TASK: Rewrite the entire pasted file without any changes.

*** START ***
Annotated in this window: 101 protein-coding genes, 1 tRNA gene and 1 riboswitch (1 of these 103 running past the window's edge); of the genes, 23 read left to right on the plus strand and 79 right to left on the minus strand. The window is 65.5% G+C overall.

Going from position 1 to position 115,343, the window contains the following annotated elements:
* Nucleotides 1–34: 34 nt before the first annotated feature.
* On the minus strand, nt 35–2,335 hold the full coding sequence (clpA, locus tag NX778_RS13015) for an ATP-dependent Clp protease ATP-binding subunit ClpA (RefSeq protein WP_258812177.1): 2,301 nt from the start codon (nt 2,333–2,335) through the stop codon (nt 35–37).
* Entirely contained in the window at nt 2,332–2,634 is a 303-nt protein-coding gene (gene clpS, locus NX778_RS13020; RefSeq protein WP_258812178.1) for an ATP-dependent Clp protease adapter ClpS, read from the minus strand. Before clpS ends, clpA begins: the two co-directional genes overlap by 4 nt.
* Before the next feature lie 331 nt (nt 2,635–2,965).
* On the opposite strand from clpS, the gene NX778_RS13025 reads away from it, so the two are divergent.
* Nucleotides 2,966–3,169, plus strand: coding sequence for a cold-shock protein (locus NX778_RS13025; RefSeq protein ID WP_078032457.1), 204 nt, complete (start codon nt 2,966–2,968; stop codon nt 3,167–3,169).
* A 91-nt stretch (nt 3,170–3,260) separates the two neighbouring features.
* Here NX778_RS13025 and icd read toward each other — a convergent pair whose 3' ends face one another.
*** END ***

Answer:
Annotated in this window: 101 protein-coding genes, 1 tRNA gene and 1 riboswitch (1 of these 103 running past the window's edge); of the genes, 23 read left to right on the plus strand and 79 right to left on the minus strand. The window is 65.5% G+C overall.

Going from position 1 to position 115,343, the window contains the following annotated elements:
* Nucleotides 1–34: 34 nt before the first annotated feature.
* On the minus strand, nt 35–2,335 hold the full coding sequence (clpA, locus tag NX778_RS13015) for an ATP-dependent Clp protease ATP-binding subunit ClpA (RefSeq protein WP_258812177.1): 2,301 nt from the start codon (nt 2,333–2,335) through the stop codon (nt 35–37).
* Entirely contained in the window at nt 2,332–2,634 is a 303-nt protein-coding gene (gene clpS, locus NX778_RS13020; RefSeq protein WP_258812178.1) for an ATP-dependent Clp protease adapter ClpS, read from the minus strand. Before clpS ends, clpA begins: the two co-directional genes overlap by 4 nt.
* Before the next feature lie 331 nt (nt 2,635–2,965).
* On the opposite strand from clpS, the gene NX778_RS13025 reads away from it, so the two are divergent.
* Nucleotides 2,966–3,169, plus strand: coding sequence for a cold-shock protein (locus NX778_RS13025; RefSeq protein ID WP_078032457.1), 204 nt, complete (start codon nt 2,966–2,968; stop codon nt 3,167–3,169).
* A 91-nt stretch (nt 3,170–3,260) separates the two neighbouring features.
* Here NX778_RS13025 and icd read toward each other — a convergent pair whose 3' ends face one another.